Diagnosis and management of hypertension: around-the-clock ambulatory blood pressure monitoring is substantially more effective and less costly than daytime office blood pressure measurements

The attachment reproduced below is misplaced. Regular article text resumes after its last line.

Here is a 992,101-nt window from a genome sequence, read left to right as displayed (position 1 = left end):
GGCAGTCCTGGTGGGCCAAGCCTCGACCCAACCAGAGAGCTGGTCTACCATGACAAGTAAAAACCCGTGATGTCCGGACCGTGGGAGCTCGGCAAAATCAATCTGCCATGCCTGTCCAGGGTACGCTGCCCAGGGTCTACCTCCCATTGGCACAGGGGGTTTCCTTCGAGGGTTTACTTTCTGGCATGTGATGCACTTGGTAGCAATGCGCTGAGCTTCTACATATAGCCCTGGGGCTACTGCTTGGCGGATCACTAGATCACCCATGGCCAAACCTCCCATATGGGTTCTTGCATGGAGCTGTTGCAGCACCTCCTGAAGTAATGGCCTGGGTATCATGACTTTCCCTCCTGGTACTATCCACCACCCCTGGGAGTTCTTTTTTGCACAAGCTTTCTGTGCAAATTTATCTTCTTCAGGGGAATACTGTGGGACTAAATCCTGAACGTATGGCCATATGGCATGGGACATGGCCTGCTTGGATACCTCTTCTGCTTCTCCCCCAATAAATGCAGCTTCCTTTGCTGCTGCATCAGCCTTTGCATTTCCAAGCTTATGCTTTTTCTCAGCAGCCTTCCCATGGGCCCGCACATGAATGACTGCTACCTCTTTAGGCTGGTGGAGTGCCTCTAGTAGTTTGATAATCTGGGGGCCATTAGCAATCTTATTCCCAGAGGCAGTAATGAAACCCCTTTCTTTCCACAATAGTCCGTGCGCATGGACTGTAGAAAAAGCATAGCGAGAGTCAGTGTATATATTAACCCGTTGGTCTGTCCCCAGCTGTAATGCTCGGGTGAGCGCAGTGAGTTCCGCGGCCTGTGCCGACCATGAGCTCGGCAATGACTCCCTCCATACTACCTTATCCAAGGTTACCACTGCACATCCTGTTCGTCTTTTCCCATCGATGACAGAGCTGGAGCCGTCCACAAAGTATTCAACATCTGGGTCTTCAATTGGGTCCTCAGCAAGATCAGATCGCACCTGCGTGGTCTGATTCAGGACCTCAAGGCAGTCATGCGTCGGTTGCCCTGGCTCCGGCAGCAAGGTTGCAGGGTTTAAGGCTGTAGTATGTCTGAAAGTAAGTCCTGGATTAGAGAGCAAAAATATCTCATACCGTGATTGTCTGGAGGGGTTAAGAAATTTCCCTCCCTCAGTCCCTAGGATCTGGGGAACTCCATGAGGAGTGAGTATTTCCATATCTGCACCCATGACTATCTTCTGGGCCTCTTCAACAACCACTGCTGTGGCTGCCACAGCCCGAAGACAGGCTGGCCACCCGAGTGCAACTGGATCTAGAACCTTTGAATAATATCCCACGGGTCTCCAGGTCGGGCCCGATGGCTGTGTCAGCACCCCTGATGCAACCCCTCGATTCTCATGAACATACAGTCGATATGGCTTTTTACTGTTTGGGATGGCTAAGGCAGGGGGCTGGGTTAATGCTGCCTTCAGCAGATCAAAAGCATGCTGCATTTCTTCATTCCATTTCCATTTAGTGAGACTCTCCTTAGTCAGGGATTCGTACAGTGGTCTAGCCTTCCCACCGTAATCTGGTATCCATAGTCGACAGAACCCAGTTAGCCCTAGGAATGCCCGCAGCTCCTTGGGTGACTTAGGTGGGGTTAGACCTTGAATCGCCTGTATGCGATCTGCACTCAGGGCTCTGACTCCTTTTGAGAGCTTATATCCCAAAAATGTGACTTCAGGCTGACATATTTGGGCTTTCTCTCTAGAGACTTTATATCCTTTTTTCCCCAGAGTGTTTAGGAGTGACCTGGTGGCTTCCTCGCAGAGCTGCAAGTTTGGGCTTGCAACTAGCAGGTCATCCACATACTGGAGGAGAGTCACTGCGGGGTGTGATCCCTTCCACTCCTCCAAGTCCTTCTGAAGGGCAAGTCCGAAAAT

The cost-effectiveness of ambulatory blood pressure (BP) monitoring (ABPM) versus traditional office BP measurement (OBPM) for the diagnosis and management of hypertension has been evaluated only by few studies and based solely on the reduction of medical care expenses through avoiding treatment of isolated-office hypertension. Data from the 21963 participants in the Hygia Project, a multicenter outcomes study that incorporates into routine primary care periodic, at least yearly, 48 h ABPM evaluation, were utilized to assess the cost-effectiveness – relative to vascular pathology expenditures countrywide in Spain – of ABPM versus OBPM. The actual reported Spanish healthcare expenditure for vascular pathology in 2015 – aggregate costs of medical examinations, outpatient and inpatient care, therapeutic interventions, plus non-healthcare services (productivity losses due to morbidity/mortality and informal family/friends-provided care) – was used to compare yearly costs when diagnostic and treatment decisions for hypertension are based on the OBPM versus the ABPM-model. Our economic analysis is based on the more realistic and feasible approach of restricting ABPM solely to high-risk individuals of age ≥60 years and/or with diabetes, chronic kidney disease, and/or previous cardiovascular event, who in the Hygia Project accounted for >90% of all documented events. The projected net benefit countrywide in favor of the proposed ABPM-model is ~5294M€/year, i.e., 360.33€/year (95%CI [347.52–374.85]) per ABPM-evaluated person. This highly conservative economic analysis indicates ABPM is a much more cost-effective strategy than repeated OBPM not only for accurate diagnosis and management of true hypertension but marked reduction of expenditures on elevated BP-associated vascular pathology.